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Choose your words carefully or your aims may fail

Jason Freeman | 22 Jun, 2018 | Return|

ArticleimageThe BBC website tech news has just reported on new data that shows how wording can dissuade women and ethnic groups from responding to job ads. This can be a major problem for companies seeking to create more balance in the workforce.

But BBI Brandboost believes that this data has implications that go beyond the field of recruitment, affecting a whole range of business communications.

Manage or develop?

The BBC’s article “Why do some job adverts put women off applying?” reports on how Textio, an augmented writing software company based in Seattle, uses artificial intelligence to analyse the wording of many millions of recruitment advertisements and suggest possible alternatives.

For instance, it found that a job ad saying “We’re looking for someone to manage a team” would be likely to encourage more applications from men than women. But replacing the word “manage” with “develop” would attract more female applicants.

Does it work? It seems so. The article cites the case of a leading Australian technology company that used the Textio software and had an 80% worldwide increase in hiring of women for technical roles over a two year period. That’s pretty convincing.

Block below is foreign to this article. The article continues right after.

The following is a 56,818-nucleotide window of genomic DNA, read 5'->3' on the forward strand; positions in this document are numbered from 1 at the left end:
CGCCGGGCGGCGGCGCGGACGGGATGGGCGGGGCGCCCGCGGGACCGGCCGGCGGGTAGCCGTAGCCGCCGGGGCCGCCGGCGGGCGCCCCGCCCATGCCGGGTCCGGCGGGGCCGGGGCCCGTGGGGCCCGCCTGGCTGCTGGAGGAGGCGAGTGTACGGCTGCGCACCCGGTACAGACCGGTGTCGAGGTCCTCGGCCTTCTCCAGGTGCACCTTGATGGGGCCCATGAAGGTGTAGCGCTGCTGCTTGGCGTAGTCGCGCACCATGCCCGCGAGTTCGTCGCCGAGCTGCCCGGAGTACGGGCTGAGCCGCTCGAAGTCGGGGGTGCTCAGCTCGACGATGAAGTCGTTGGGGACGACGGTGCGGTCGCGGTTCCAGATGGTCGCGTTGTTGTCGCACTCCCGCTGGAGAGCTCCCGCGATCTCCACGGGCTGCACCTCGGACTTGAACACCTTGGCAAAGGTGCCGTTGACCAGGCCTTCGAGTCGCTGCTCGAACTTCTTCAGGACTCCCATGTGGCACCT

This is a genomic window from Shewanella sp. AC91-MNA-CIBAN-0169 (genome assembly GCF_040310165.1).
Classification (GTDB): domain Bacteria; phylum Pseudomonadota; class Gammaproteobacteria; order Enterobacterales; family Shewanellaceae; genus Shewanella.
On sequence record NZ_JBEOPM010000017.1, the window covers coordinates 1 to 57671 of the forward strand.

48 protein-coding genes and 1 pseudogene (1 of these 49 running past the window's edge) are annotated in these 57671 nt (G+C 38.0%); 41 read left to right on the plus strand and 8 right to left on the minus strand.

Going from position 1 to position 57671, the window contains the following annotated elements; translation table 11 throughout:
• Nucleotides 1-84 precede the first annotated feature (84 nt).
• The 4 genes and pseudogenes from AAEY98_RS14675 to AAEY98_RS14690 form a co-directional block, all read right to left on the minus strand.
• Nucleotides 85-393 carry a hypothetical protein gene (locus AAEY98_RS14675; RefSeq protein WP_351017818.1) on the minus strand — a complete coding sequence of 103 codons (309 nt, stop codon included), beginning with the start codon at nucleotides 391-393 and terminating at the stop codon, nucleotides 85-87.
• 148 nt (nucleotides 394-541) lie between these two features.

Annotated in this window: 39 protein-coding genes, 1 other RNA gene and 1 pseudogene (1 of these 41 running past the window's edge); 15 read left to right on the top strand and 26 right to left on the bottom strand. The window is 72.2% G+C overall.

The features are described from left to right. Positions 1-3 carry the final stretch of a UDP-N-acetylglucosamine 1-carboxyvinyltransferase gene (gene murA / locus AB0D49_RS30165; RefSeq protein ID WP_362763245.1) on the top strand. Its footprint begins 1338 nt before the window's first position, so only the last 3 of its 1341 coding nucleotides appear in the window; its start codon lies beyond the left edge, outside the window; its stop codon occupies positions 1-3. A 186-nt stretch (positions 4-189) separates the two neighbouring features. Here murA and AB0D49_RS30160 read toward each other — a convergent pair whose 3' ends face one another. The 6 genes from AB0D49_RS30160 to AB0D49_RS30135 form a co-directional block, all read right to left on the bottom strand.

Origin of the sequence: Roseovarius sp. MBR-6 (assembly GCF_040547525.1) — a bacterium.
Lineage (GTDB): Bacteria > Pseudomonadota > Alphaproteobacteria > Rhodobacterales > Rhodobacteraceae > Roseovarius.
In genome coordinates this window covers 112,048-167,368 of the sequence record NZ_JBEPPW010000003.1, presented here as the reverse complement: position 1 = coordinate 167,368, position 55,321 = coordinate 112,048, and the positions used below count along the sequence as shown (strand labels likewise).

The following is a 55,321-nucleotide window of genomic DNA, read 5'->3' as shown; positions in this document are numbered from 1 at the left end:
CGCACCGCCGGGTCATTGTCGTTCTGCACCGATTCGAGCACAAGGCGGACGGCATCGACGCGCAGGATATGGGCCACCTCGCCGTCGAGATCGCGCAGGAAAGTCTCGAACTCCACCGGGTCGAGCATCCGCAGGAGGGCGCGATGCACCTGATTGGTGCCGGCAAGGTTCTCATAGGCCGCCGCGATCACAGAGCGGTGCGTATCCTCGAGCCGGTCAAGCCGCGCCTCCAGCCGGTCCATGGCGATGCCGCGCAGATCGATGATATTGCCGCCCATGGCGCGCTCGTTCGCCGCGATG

Extrapolating from this position, we would claim that choice of words can also have a significant effect on the marketing of products and services to specific target audiences and demographics. Of course content is king and good copywriting has always been valued, but what this analysis shows is just how powerful the effect of specific words can be, either positively or negatively.

Textio’s Chief Executive commented that they don’t explain why a certain phrase will detract women from applying for jobs. They simply provide the data for the client to develop their own theories.

What works and why?

John Wanamaker, founder of the successful US chain of department stores Macy’s, is famously credited as saying that “Half the money I spend on advertising is wasted; the trouble is I don't know which half”.

So are we in a similar position with our understanding of word power? Can we effectively distinguish between the phrases that attract our target markets and those that repel?

Well, a part of the answer lies in testing and analysis. For instance, it is good practice to trial out several subject lines for different segments of an email marketing list.

There is no substitute for expertise, strategic perception and experience when it comes to creating content driven campaigns. BBI Brandboost has been successful in the field of online marketing and communications for many years and know that understanding your audience lies not only in utilising the right online platforms to reach them, but also in creating the right content to engage with them.

And, if you have read to the end of this article that must prove that we’re getting something right!

About the Author

Jason Freeman

Jason Freeman

As a hands-on company director, Jason inspires our team with his visionary approach to marketing coupled with his impressive technical expertise. A stickler for detail with an eye for design and a talent for writing, Jason is as adept at creating eye-catching marketing material as he is at planning the strategies behind goal-surpassing marketing campaigns.

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